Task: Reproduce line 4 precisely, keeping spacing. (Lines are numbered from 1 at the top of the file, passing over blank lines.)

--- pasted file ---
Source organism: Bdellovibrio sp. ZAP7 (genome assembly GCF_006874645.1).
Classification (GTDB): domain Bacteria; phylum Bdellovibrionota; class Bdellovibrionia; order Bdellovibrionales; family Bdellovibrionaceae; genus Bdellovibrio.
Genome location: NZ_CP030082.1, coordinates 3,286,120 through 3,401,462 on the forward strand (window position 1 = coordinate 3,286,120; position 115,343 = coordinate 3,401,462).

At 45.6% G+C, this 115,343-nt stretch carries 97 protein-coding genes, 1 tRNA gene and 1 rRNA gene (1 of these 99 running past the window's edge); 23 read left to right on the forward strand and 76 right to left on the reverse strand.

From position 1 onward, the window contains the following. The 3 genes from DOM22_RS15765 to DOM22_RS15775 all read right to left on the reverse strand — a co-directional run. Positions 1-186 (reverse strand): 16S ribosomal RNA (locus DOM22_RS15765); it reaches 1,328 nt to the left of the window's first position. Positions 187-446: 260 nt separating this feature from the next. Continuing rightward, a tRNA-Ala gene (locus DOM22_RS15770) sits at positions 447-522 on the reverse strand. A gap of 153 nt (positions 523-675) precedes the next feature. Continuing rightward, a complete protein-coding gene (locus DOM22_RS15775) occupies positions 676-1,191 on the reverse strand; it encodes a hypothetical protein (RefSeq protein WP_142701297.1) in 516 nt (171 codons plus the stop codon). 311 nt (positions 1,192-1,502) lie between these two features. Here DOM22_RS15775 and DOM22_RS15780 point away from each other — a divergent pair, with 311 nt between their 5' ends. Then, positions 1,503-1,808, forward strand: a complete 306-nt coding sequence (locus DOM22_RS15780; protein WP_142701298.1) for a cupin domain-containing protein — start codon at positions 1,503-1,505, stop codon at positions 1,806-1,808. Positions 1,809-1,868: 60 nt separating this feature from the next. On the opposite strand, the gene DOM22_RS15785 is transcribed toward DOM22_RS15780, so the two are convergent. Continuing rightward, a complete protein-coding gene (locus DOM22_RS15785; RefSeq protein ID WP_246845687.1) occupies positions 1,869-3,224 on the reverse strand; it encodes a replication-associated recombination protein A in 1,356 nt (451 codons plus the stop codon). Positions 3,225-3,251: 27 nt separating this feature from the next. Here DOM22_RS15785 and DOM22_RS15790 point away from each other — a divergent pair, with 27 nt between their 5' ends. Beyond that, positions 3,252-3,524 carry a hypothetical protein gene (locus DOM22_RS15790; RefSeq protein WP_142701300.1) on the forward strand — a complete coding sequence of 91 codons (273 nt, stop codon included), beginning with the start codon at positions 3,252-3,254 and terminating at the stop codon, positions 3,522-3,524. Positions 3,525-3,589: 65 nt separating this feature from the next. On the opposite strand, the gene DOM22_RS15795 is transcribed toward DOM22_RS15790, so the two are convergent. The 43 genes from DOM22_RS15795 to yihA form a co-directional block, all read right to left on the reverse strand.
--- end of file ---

At 45.6% G+C, this 115,343-nt stretch carries 97 protein-coding genes, 1 tRNA gene and 1 rRNA gene (1 of these 99 running past the window's edge); 23 read left to right on the forward strand and 76 right to left on the reverse strand.